Irish Water could profitably learn from the hard-won experience of others
Opinion: The key to success is a properly thought out asset management plan
The recent water supply restrictions in the Dublin area reminded me that it has been over two years since I spoke at conferences there, outlining the challenges likely to be faced by Irish Water. Not least of these was the creation of one water authority from 34 councils, who manage the provision of water and sewerage services, a model incidentally that was 40 years old in October last year in Northern Ireland.
My invitation to speak at the conferences was not coincidental, since the clue was in my theme: “10 things you need to know about setting up and running a government-owned water company”. Hardly a snappy title, but it drew in the audiences and covered some significant areas that took many years for Northern Ireland Water and its predecessor agencies to complete.
The problem with being a water utility in Ireland, including even an embryonic one like Irish Water, is that you will always be compared with the more efficient English and now Welsh and Scottish water companies. Economic regulators enjoy making these comparisons, even though the comparator group have been at it over 22 years and importantly, they are mostly in the private sector – they enjoy governance models that provide flexibility in making quick business decisions, and don’t suffer from competing priorities for funding in the public sector.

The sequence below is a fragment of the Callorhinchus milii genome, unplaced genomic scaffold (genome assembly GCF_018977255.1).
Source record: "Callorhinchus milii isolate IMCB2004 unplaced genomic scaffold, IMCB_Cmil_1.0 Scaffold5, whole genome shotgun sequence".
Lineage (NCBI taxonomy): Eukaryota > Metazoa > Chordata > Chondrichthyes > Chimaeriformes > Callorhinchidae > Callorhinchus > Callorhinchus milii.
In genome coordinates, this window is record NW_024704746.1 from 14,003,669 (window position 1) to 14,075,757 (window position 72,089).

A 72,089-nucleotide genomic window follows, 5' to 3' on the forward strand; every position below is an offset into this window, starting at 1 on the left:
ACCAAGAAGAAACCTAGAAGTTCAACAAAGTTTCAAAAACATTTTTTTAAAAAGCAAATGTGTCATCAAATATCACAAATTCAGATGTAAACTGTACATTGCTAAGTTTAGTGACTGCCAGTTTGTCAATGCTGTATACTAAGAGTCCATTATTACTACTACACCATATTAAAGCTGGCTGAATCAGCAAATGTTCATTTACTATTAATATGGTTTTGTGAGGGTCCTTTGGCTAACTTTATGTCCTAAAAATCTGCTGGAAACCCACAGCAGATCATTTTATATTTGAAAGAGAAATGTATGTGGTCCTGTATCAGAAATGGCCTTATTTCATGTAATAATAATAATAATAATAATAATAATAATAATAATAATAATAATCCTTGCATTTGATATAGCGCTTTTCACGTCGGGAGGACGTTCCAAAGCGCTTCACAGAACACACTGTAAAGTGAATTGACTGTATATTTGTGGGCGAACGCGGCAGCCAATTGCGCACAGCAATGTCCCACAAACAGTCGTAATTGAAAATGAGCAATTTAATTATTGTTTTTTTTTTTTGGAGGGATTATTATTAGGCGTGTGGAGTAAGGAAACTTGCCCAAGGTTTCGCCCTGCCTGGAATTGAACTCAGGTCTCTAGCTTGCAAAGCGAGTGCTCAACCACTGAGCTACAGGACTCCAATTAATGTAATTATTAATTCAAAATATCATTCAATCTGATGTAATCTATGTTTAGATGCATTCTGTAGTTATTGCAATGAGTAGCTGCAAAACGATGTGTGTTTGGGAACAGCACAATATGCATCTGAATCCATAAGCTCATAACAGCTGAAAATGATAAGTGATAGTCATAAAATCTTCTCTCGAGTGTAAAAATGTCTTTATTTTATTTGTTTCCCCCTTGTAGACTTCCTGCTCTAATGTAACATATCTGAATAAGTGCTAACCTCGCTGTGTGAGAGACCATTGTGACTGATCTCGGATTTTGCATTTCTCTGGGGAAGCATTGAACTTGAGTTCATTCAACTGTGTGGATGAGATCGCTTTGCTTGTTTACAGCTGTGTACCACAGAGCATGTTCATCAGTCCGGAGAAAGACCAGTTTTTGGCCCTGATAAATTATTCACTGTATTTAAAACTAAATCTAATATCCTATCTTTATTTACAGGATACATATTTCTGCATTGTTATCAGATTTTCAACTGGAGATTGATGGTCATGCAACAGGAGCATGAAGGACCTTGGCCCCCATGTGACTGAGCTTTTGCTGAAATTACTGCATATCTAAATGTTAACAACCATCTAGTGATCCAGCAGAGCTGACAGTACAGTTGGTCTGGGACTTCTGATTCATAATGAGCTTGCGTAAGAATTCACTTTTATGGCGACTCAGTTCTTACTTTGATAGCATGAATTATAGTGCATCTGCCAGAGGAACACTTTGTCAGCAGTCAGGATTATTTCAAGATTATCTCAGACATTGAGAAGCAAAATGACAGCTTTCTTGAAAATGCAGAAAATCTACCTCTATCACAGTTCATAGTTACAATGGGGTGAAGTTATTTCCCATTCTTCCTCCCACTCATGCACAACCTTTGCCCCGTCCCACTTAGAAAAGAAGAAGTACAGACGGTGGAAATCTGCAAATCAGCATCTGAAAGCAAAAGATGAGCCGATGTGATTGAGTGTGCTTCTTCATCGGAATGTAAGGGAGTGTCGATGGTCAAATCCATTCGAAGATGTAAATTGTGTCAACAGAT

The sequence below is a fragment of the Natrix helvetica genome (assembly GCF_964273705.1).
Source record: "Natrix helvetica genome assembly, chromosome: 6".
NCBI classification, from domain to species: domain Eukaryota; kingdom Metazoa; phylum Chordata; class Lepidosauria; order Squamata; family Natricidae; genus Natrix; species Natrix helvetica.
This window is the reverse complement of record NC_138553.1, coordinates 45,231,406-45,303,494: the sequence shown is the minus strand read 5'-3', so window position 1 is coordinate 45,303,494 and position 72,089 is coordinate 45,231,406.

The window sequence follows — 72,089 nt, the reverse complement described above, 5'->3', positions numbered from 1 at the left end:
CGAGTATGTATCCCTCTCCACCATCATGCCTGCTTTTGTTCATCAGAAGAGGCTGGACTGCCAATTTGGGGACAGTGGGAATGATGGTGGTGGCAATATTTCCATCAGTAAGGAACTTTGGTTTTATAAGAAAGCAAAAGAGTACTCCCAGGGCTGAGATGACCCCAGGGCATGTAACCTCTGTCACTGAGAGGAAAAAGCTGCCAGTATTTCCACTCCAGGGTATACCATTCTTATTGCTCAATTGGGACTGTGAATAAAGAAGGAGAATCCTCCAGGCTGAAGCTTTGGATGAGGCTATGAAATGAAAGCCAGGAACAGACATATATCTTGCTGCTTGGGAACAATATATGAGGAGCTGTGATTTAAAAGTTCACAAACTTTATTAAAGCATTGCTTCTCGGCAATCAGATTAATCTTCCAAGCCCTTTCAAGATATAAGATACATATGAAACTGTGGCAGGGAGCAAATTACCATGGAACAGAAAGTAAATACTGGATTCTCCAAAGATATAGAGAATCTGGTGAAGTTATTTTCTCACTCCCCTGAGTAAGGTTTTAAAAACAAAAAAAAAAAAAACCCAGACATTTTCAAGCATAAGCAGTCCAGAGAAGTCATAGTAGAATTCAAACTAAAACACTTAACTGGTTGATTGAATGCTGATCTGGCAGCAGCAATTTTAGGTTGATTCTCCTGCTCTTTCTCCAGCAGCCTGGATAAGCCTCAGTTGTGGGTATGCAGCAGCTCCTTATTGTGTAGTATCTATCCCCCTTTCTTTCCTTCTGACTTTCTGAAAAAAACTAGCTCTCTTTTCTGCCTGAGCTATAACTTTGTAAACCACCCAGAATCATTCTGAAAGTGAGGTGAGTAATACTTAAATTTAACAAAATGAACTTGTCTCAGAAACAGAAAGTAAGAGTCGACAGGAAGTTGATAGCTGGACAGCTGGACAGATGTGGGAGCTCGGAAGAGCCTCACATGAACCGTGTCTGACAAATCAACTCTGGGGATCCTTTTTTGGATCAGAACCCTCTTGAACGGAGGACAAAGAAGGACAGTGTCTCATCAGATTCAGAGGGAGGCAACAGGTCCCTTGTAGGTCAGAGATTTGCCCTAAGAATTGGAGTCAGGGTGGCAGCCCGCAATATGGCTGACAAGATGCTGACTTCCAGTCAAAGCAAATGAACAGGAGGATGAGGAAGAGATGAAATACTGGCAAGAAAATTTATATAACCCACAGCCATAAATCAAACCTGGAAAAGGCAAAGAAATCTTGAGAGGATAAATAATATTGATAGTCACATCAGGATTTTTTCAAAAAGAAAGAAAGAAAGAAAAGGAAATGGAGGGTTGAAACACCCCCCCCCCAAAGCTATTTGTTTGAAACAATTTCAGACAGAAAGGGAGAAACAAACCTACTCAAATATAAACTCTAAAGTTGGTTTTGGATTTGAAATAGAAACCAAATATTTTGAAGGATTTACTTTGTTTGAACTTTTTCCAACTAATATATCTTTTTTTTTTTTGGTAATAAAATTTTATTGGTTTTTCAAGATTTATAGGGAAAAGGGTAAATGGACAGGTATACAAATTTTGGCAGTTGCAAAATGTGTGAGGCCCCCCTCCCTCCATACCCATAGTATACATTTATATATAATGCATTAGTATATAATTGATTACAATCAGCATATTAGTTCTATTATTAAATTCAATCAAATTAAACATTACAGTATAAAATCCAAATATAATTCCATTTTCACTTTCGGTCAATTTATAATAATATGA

It is this latter area that is the Achilles’ heel of Irish Water, in meeting raised customer expectations once charging is introduced, and improving compliance with EU standards in drinking water and waste water treatment works and collection systems . Failure to meet EU standards attracts infraction proceedings and potentially eye-watering fines.
For example, a town with about 30,000 population and a failing waste water treatment works could expect to be fined up to €50,000 per day. Not so long ago, Northern Ireland had nine out of 13 locations in the UK subject to infraction. Today, with significant investment over a 10-year period, it has none.
In this brief space I can deal with only one central aspect – an asset management plan – but other key challenges facing Irish Water would include robust business plans to satisfy the new economic regulator, who will forensically analyse operational costs; how best to weld 34 very disparate local authorities ad unum in terms of water and sewerage responsibilities and ensuring fair resource allocation; utilising different governance models across a range of management processes; and of course finance, as difficult to find as 100 per cent compliant water systems, and how to raise the reported yearly €1 billion necessary just to maintain momentum.
However, the key to successful targeted investment is an asset management plan. That gives a structure towards where the capital spend is needed, and importantly prioritises whether the treatment works in Bundoran is modernised before say Bantry, using transparent decision-making tools and not popular choice.